Symantec has listed a listing of the top 10 cities in the U.S. that are most at risk to cybercrime. According to a Symantec press release in .pdf format below, the compnay obtained data from an independent research firm Sperling’s BestPlaces to assemble the top 10. Here is a highlight of what the report states:

The following are ranked the Norton Top 10 Riskiest Online Cities:
1.) Seattle
2.) Boston
3.) Washington, D.C.
4.) San Francisco
5.) Raleigh, N.C.
6.) Atlanta
7.) Minneapolis
8.) Denver
9.) Austin, Texas
10.) Portland, Ore.

The rankings were determined through a combination of Symantec Security Response’s data on cyberattacks and potential malware infections, as well as third-party data about online behavior, such as accessing wifi hotspots and online shopping.

At the top of the rankings, Seattle claims the dubious distinction of America’s leading riskiest cybercrime city, placing near the top in categories such as cyberattacks and potential infections; online behavior that can expose people more to cybercrime, such as online shopping and banking online; and wireless Internet access.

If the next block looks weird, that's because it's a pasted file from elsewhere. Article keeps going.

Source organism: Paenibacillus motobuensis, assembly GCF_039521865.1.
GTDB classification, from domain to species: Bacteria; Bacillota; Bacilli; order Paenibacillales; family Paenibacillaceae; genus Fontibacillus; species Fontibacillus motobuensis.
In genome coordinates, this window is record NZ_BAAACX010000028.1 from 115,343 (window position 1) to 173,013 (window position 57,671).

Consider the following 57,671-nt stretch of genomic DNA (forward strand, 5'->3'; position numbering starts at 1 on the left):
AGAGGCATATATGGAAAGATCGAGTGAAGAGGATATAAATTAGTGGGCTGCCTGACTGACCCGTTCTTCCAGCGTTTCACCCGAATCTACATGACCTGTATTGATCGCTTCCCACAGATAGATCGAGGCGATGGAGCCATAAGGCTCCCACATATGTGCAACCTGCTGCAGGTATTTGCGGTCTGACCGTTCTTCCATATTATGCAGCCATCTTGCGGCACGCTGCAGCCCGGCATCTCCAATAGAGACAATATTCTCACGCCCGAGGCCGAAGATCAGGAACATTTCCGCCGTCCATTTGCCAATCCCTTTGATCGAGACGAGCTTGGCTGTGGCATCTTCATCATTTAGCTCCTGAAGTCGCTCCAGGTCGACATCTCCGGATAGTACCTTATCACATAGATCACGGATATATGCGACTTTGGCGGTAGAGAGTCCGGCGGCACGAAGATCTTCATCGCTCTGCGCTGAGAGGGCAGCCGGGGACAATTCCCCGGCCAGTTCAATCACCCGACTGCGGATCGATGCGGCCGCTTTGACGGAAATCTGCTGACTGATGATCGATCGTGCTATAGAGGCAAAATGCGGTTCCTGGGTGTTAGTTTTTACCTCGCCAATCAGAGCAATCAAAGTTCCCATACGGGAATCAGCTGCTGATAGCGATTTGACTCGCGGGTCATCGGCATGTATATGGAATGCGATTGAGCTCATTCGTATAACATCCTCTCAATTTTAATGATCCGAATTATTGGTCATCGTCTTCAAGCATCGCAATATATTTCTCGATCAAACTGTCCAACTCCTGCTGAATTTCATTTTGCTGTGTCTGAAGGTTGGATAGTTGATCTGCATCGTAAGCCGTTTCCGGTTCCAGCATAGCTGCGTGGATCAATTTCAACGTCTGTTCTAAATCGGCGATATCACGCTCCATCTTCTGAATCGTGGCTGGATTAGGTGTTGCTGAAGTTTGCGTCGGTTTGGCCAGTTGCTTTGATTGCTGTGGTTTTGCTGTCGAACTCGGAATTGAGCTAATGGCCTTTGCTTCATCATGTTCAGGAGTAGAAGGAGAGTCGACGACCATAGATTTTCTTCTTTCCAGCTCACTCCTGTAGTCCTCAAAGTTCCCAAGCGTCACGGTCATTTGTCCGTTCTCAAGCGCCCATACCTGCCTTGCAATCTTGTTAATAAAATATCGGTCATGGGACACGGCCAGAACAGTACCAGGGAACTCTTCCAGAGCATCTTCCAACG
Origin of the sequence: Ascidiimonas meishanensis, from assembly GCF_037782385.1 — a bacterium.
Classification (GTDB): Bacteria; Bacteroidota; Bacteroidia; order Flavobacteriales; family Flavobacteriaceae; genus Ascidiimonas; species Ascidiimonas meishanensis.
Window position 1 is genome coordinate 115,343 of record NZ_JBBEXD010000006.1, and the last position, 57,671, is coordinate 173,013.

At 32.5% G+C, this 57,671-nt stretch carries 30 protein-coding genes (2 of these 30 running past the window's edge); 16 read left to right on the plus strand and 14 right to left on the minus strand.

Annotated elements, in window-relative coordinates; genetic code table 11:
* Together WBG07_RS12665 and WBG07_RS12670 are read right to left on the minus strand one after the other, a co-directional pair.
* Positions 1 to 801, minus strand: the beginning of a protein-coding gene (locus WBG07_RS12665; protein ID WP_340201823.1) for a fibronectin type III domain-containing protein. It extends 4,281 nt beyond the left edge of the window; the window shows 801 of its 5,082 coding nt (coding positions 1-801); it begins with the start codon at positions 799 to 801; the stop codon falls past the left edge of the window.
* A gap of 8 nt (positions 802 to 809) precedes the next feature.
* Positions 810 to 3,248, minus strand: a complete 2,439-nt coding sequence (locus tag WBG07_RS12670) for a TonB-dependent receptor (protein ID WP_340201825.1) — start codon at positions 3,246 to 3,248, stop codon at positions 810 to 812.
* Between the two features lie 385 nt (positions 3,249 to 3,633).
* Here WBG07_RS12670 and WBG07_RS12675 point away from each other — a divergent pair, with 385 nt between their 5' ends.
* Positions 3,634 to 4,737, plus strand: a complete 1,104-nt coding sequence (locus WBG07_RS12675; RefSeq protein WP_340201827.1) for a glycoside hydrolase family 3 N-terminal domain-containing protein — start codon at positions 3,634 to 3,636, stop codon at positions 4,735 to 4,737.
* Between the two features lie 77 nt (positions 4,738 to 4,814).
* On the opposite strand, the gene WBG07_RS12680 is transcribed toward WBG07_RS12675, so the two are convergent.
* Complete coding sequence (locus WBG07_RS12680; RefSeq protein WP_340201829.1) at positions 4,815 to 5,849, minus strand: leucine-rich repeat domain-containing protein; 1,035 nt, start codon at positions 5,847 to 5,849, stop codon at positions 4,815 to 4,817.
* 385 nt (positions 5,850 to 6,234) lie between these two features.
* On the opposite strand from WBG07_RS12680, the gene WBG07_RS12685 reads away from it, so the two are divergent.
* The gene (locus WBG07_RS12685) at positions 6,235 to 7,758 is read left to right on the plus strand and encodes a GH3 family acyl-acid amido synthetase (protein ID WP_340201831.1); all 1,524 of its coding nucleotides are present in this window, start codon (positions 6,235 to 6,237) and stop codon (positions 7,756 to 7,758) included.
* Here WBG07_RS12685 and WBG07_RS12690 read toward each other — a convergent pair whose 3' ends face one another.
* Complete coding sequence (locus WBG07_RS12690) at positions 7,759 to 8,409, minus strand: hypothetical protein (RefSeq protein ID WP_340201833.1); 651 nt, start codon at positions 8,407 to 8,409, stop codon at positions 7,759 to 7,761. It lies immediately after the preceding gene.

Boston and Washington, D.C. follow in second and third place. Both cities experience a very high level of cybercrime, perhaps due in part to their large number of WiFi hotpots.

High-tech hubs San Francisco and Raleigh are ranked fourth and fifth. San Francisco tops the list for riskiest online behavior and highest number of WiFi hotspots per capita. Many of these cities are considered some of the most tech-savvy cities in the nation, proving that even skilled and experienced Internet users are at risk when it comes to cybercrime and online insecurity.

Rounding out the top 10 are Atlanta, Minneapolis, Denver, Austin and Portland. According to the Norton research, Atlanta residents experience the most cyberattacks and potential infections. Minneapolis and Portland are near the top for risky online behavior, while Denver and Austin score high across the board

These are interesting facts if the methodology of collecting the information holds true. But does this mean that if you live outside of these areas you are less likely to become a victim? I am not sure that this would be the case. It would seem to me that any of us could be a victim of cybercrime no matter where we live. If you read the entire report it seems that only the largest U.S. cities were analyzed.

What do you think?

Symantec press release in .pdf format